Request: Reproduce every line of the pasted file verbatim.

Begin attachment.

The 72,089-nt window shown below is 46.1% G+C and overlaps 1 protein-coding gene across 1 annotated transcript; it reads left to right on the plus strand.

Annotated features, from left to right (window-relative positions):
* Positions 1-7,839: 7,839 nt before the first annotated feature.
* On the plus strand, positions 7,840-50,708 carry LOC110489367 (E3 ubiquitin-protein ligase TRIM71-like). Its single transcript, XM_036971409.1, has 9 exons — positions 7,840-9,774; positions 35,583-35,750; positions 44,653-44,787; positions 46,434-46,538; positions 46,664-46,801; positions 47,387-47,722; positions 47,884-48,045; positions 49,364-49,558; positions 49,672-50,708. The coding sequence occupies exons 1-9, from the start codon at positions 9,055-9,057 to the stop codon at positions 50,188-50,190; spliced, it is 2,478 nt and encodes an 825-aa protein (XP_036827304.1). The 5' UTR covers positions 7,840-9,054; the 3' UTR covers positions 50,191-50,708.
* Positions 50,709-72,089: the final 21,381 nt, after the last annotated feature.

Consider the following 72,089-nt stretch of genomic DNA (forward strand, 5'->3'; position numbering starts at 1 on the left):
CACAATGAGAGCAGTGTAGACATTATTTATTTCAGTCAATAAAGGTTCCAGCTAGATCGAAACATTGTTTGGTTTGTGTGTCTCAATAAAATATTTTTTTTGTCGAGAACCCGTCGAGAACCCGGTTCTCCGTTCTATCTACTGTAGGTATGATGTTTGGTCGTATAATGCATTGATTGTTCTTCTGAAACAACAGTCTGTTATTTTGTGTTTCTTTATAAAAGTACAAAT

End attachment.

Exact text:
The 72,089-nt window shown below is 46.1% G+C and overlaps 1 protein-coding gene across 1 annotated transcript; it reads left to right on the plus strand.

Annotated features, from left to right (window-relative positions):
* Positions 1-7,839: 7,839 nt before the first annotated feature.
* On the plus strand, positions 7,840-50,708 carry LOC110489367 (E3 ubiquitin-protein ligase TRIM71-like). Its single transcript, XM_036971409.1, has 9 exons — positions 7,840-9,774; positions 35,583-35,750; positions 44,653-44,787; positions 46,434-46,538; positions 46,664-46,801; positions 47,387-47,722; positions 47,884-48,045; positions 49,364-49,558; positions 49,672-50,708. The coding sequence occupies exons 1-9, from the start codon at positions 9,055-9,057 to the stop codon at positions 50,188-50,190; spliced, it is 2,478 nt and encodes an 825-aa protein (XP_036827304.1). The 5' UTR covers positions 7,840-9,054; the 3' UTR covers positions 50,191-50,708.
* Positions 50,709-72,089: the final 21,381 nt, after the last annotated feature.

Consider the following 72,089-nt stretch of genomic DNA (forward strand, 5'->3'; position numbering starts at 1 on the left):
CACAATGAGAGCAGTGTAGACATTATTTATTTCAGTCAATAAAGGTTCCAGCTAGATCGAAACATTGTTTGGTTTGTGTGTCTCAATAAAATATTTTTTTTGTCGAGAACCCGTCGAGAACCCGGTTCTCCGTTCTATCTACTGTAGGTATGATGTTTGGTCGTATAATGCATTGATTGTTCTTCTGAAACAACAGTCTGTTATTTTGTGTTTCTTTATAAAAGTACAAAT